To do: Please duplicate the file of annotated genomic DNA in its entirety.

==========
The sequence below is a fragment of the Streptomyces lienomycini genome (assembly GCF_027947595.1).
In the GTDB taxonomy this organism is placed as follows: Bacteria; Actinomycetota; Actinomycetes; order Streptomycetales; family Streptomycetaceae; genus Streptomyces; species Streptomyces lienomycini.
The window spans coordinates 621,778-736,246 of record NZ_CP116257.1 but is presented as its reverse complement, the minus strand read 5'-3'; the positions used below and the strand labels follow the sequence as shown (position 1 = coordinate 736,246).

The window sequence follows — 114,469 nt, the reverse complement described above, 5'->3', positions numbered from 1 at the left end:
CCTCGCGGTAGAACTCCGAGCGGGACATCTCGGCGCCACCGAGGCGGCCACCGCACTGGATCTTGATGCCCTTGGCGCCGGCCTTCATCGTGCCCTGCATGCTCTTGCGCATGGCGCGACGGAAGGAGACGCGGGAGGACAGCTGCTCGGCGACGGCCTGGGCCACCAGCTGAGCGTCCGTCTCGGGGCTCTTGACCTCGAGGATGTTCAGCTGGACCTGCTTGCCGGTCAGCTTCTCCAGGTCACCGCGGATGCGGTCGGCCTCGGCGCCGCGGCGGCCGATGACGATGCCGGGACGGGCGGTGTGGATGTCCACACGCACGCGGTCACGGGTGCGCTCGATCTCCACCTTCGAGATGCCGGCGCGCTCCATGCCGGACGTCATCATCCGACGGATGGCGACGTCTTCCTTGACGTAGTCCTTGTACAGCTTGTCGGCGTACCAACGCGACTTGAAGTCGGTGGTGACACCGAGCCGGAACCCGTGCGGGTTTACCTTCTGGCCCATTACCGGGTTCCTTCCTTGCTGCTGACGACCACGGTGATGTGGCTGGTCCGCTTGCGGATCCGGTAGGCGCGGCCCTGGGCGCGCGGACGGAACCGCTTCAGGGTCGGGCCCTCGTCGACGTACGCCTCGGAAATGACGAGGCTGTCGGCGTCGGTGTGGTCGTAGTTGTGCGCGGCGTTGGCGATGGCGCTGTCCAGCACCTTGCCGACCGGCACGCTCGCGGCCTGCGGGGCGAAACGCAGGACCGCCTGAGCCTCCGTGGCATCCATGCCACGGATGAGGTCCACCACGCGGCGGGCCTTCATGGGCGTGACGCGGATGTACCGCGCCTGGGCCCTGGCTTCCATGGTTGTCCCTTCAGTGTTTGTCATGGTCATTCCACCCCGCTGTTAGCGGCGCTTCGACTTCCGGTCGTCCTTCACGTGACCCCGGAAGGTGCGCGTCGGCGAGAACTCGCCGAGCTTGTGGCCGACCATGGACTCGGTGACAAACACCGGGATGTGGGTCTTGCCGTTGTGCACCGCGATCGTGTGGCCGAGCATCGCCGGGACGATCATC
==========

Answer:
The sequence below is a fragment of the Streptomyces lienomycini genome (assembly GCF_027947595.1).
In the GTDB taxonomy this organism is placed as follows: Bacteria; Actinomycetota; Actinomycetes; order Streptomycetales; family Streptomycetaceae; genus Streptomyces; species Streptomyces lienomycini.
The window spans coordinates 621,778-736,246 of record NZ_CP116257.1 but is presented as its reverse complement, the minus strand read 5'-3'; the positions used below and the strand labels follow the sequence as shown (position 1 = coordinate 736,246).

The window sequence follows — 114,469 nt, the reverse complement described above, 5'->3', positions numbered from 1 at the left end:
CCTCGCGGTAGAACTCCGAGCGGGACATCTCGGCGCCACCGAGGCGGCCACCGCACTGGATCTTGATGCCCTTGGCGCCGGCCTTCATCGTGCCCTGCATGCTCTTGCGCATGGCGCGACGGAAGGAGACGCGGGAGGACAGCTGCTCGGCGACGGCCTGGGCCACCAGCTGAGCGTCCGTCTCGGGGCTCTTGACCTCGAGGATGTTCAGCTGGACCTGCTTGCCGGTCAGCTTCTCCAGGTCACCGCGGATGCGGTCGGCCTCGGCGCCGCGGCGGCCGATGACGATGCCGGGACGGGCGGTGTGGATGTCCACACGCACGCGGTCACGGGTGCGCTCGATCTCCACCTTCGAGATGCCGGCGCGCTCCATGCCGGACGTCATCATCCGACGGATGGCGACGTCTTCCTTGACGTAGTCCTTGTACAGCTTGTCGGCGTACCAACGCGACTTGAAGTCGGTGGTGACACCGAGCCGGAACCCGTGCGGGTTTACCTTCTGGCCCATTACCGGGTTCCTTCCTTGCTGCTGACGACCACGGTGATGTGGCTGGTCCGCTTGCGGATCCGGTAGGCGCGGCCCTGGGCGCGCGGACGGAACCGCTTCAGGGTCGGGCCCTCGTCGACGTACGCCTCGGAAATGACGAGGCTGTCGGCGTCGGTGTGGTCGTAGTTGTGCGCGGCGTTGGCGATGGCGCTGTCCAGCACCTTGCCGACCGGCACGCTCGCGGCCTGCGGGGCGAAACGCAGGACCGCCTGAGCCTCCGTGGCATCCATGCCACGGATGAGGTCCACCACGCGGCGGGCCTTCATGGGCGTGACGCGGATGTACCGCGCCTGGGCCCTGGCTTCCATGGTTGTCCCTTCAGTGTTTGTCATGGTCATTCCACCCCGCTGTTAGCGGCGCTTCGACTTCCGGTCGTCCTTCACGTGACCCCGGAAGGTGCGCGTCGGCGAGAACTCGCCGAGCTTGTGGCCGACCATGGACTCGGTGACAAACACCGGGATGTGGGTCTTGCCGTTGTGCACCGCGATCGTGTGGCCGAGCATCGCCGGGACGATCATC